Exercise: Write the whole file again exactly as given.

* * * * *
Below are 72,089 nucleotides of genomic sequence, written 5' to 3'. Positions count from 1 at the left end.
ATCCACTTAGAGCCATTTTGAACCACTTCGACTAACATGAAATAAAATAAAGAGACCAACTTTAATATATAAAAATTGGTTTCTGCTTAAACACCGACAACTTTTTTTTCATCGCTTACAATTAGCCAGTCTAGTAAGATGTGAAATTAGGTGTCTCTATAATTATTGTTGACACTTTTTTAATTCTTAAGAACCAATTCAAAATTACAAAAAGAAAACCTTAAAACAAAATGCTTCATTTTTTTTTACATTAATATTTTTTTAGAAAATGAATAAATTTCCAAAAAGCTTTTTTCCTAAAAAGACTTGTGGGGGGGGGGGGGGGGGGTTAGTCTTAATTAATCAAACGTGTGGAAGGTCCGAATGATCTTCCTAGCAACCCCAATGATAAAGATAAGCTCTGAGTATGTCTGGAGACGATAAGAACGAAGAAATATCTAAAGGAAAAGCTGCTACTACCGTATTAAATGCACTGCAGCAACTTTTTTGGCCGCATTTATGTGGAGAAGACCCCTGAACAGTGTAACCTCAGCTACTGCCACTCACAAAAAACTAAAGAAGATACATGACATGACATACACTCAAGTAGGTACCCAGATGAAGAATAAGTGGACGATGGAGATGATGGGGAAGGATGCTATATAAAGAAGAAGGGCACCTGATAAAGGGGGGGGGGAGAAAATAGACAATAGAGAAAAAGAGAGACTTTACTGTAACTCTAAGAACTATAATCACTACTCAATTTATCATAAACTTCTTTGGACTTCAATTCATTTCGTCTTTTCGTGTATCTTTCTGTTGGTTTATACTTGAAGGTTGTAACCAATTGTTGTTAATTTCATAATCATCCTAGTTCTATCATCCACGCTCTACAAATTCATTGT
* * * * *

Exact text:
Below are 72,089 nucleotides of genomic sequence, written 5' to 3'. Positions count from 1 at the left end.
ATCCACTTAGAGCCATTTTGAACCACTTCGACTAACATGAAATAAAATAAAGAGACCAACTTTAATATATAAAAATTGGTTTCTGCTTAAACACCGACAACTTTTTTTTCATCGCTTACAATTAGCCAGTCTAGTAAGATGTGAAATTAGGTGTCTCTATAATTATTGTTGACACTTTTTTAATTCTTAAGAACCAATTCAAAATTACAAAAAGAAAACCTTAAAACAAAATGCTTCATTTTTTTTTACATTAATATTTTTTTAGAAAATGAATAAATTTCCAAAAAGCTTTTTTCCTAAAAAGACTTGTGGGGGGGGGGGGGGGGGGTTAGTCTTAATTAATCAAACGTGTGGAAGGTCCGAATGATCTTCCTAGCAACCCCAATGATAAAGATAAGCTCTGAGTATGTCTGGAGACGATAAGAACGAAGAAATATCTAAAGGAAAAGCTGCTACTACCGTATTAAATGCACTGCAGCAACTTTTTTGGCCGCATTTATGTGGAGAAGACCCCTGAACAGTGTAACCTCAGCTACTGCCACTCACAAAAAACTAAAGAAGATACATGACATGACATACACTCAAGTAGGTACCCAGATGAAGAATAAGTGGACGATGGAGATGATGGGGAAGGATGCTATATAAAGAAGAAGGGCACCTGATAAAGGGGGGGGGGAGAAAATAGACAATAGAGAAAAAGAGAGACTTTACTGTAACTCTAAGAACTATAATCACTACTCAATTTATCATAAACTTCTTTGGACTTCAATTCATTTCGTCTTTTCGTGTATCTTTCTGTTGGTTTATACTTGAAGGTTGTAACCAATTGTTGTTAATTTCATAATCATCCTAGTTCTATCATCCACGCTCTACAAATTCATTGT